The power company determined site-specific plans for ash pond closures based on pond size, location, geology and amount of material, with certification from a team of independent engineers, according to a press release issued Thursday.

“Georgia Power plans to dewater the ash pond at Plant Scherer, consolidate the ash into a smaller ‘footprint’ and then close the pond in place using advanced engineering methods to ensure a safe, secure and stable facility,” Georgia Power spokesperson John Kraft said in an email to The Telegraph.

But environmentalists worry about the long-term ramifications of an unlined pit filled with coal ash waste.

“These coal ash ponds are leaking on the surface and into our groundwater. They have been for years,” Hilburn said. “They continue to pollute our communities’ recreation and drinking water. And in order to protect our communities, Georgia Power absolutely must excavate all of these ponds.”

Brock wonders what groundwater toxins might be floating in his well water. Monroe County is in the process of extending its water lines, but many residents who live near the plant, like Brock, still rely on wells.

Third-party contractors for Georgia Power have collected and analyzed extensive data on well water quality near the plant and have “identified no risk to public health or drinking water,” Kraft said.

But as the buffer zone expands, Brock’s seen Georgia Power fill one well after the next with concrete, never to be drank from again.

“When they go in and, you know, raze the property and tear down all the buildings and stuff and pour a well full of concrete,” Brock said, “makes you wonder, you know, is there something – is there something in the water?”

Brock acknowledged Georgia Power has made substantial efforts to curb its environmental impact. And he’s grateful for the company’s economic contributions to the community.

Brock’s not sure if the company’s done enough, though. He wishes Georgia Power were more transparent.

“If there’s some environmental concerns or health concerns to be had from anything that is happening or has happened there in the past, we need to be aware of it,” he said. “And, you know, if they’re wanting to buy more buffer zone around here, I wish they would go ahead and let people know, because it would help us to kind of plan our futures, as well.”

Brock wouldn’t mind selling his home to the power company. Georgia Power representatives have told him over the phone they eventually plan to purchase properties in the area, he said.

But there’s too much sentimental value to leave just yet, Brock said. His family has lived on the property since 1974.

“It’s kind of a limbo of my own making, in some ways, ‘cause I chose to continue to live here,” Brock said. “It’s just a nice place to be.”

Plans for the future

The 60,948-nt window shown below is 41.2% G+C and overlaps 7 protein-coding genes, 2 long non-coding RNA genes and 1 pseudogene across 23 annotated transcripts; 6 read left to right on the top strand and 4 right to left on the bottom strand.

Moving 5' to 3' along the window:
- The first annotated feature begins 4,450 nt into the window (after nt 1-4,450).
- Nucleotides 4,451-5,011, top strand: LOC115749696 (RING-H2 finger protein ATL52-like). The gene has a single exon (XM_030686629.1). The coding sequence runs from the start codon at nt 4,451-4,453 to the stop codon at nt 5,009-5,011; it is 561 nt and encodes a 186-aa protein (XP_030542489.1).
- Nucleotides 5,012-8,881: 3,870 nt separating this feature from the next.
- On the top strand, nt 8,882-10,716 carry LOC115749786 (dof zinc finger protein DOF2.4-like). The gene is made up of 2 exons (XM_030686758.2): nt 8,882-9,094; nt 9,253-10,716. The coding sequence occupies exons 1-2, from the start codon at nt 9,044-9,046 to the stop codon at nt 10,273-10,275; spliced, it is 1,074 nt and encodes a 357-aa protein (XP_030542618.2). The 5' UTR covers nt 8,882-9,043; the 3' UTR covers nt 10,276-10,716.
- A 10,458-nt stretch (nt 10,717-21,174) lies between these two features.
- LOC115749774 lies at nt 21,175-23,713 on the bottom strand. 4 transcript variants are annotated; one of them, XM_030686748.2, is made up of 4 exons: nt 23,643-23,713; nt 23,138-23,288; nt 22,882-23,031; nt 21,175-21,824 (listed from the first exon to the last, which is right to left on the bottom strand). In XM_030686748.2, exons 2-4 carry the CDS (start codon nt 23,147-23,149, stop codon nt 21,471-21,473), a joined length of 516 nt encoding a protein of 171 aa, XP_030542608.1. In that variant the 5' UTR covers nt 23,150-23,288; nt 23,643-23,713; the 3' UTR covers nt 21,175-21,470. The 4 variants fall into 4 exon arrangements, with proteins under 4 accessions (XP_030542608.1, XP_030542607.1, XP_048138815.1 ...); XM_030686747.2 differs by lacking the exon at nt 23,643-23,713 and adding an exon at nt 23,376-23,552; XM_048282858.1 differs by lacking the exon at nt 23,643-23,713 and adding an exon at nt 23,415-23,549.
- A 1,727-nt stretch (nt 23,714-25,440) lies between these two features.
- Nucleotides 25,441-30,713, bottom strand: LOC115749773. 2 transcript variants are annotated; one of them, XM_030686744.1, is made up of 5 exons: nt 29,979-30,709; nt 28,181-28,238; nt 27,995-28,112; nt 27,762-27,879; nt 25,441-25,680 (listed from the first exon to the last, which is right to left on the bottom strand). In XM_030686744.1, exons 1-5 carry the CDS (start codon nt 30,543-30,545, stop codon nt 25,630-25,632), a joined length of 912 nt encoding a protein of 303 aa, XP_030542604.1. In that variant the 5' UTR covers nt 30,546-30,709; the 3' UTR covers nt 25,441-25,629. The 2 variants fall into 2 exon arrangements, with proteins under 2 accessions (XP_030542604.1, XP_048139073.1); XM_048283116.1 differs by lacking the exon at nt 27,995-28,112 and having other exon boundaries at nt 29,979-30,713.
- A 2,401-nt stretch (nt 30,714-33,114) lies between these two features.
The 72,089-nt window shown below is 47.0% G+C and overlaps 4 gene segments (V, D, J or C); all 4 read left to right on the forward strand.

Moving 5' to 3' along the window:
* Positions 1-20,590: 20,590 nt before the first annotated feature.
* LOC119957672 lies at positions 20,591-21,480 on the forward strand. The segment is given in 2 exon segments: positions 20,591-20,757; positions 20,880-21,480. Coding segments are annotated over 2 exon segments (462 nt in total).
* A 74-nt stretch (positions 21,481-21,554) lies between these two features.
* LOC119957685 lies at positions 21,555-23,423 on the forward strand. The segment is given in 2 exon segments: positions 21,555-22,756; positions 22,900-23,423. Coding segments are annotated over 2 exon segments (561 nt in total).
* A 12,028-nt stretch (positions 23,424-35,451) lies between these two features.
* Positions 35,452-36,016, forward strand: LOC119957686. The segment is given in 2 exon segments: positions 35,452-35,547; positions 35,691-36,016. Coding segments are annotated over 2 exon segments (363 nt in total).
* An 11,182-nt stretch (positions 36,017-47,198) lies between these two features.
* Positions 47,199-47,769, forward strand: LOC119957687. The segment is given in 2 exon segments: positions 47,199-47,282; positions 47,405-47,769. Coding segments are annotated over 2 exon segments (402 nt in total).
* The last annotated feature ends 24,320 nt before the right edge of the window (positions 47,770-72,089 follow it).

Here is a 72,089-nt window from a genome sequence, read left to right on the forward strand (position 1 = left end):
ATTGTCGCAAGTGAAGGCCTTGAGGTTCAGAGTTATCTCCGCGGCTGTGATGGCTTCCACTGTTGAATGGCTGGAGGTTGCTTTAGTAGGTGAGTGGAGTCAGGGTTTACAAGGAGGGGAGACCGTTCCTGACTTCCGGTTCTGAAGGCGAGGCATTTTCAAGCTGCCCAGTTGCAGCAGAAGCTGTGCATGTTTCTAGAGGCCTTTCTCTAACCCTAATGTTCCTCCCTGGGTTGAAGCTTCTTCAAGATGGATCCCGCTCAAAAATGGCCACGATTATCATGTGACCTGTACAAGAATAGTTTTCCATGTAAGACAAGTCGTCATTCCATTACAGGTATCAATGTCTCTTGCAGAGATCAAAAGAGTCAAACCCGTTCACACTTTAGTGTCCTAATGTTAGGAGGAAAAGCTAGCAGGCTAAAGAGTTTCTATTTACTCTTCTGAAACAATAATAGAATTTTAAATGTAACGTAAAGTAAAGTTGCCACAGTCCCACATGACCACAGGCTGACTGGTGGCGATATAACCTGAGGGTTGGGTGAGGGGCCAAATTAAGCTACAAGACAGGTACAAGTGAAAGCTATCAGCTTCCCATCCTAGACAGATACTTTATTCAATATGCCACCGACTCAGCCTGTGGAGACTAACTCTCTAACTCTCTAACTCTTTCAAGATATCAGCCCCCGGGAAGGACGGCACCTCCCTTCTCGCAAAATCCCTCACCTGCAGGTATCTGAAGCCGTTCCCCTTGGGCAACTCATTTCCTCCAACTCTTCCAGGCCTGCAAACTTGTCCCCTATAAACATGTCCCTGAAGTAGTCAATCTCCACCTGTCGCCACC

Georgia Power is on track to permanently close all of its coal ash ponds in the next few years and plans to switch to dry handling of its coal waste by 2019. In the meantime, it will continue to conduct detection and assessment monitoring of its groundwater, in accordance with both EPA and state regulations.

The Georgia Protection Division established its own coal ash regulations in March and has applied for EPA authorization to manage a state-run coal ash permit program, which would reach beyond federal requirements to protect the environment from pollution.

But if toxins have already seeped into the groundwater, in some areas, it might be too late.

Cass has started to reassess his plans for the future as more information about groundwater contamination has come to light. The father of two had once hoped his adult sons would eventually move back to Juliette, to raise their families on the same land where generations of Casses have grown up.

Now, Cass knows that’s not an option. It wouldn’t be worth the risk.

Cass already has one child with cancer. He worries who might be next.

“Do I have cancer?” Cass wonders. “Does my wife have cancer? Does my youngest son that’s not been diagnosed with any health-related issues, does he have something going on that we’re not aware of?”

The anxiety keeps him up at night.

“I guess they think we’re just a bunch of dumb southerners that don’t know any different and really don’t care, as long as cousin so and so’s working out there, and they’ve got a job and uncle so and so’s got a job. And, you know, life’s grand,” Cass said. “Well, I don’t have direct family working out there, you know. And even if I did, you gotta use common sense. And I think it’s contaminating our community.”

Samantha Max is a Report for America corps member and reports for The Telegraph with support from the News/CoLab at Arizona State University. Follow her on Facebook at https://www.facebook.com/smax1996 and on Twitter @samanthaellimax. You can also join her Facebook group. Learn more about Report for America at www.reportforamerica.org.

Samantha Max is a Report for America corps member and reports for The Telegraph with support from the News/CoLab at Arizona State University. She joined The Telegraph in June of 2018 and reports on the health of the community. Samantha graduated from Northwestern University’s Medill School of Journalism in 2018. As an undergraduate student, she interned for the Medill Justice Project, Hoy (Chicago Tribune’s Spanish-language publication) and NPR-affiliate station WYPR in her hometown of Baltimore. Follow her on Facebook at https://www.facebook.com/smax1996 and on Twitter @samanthaellimax. You can also join her Facebook group. Learn more about Report for America at www.reportforamerica.org.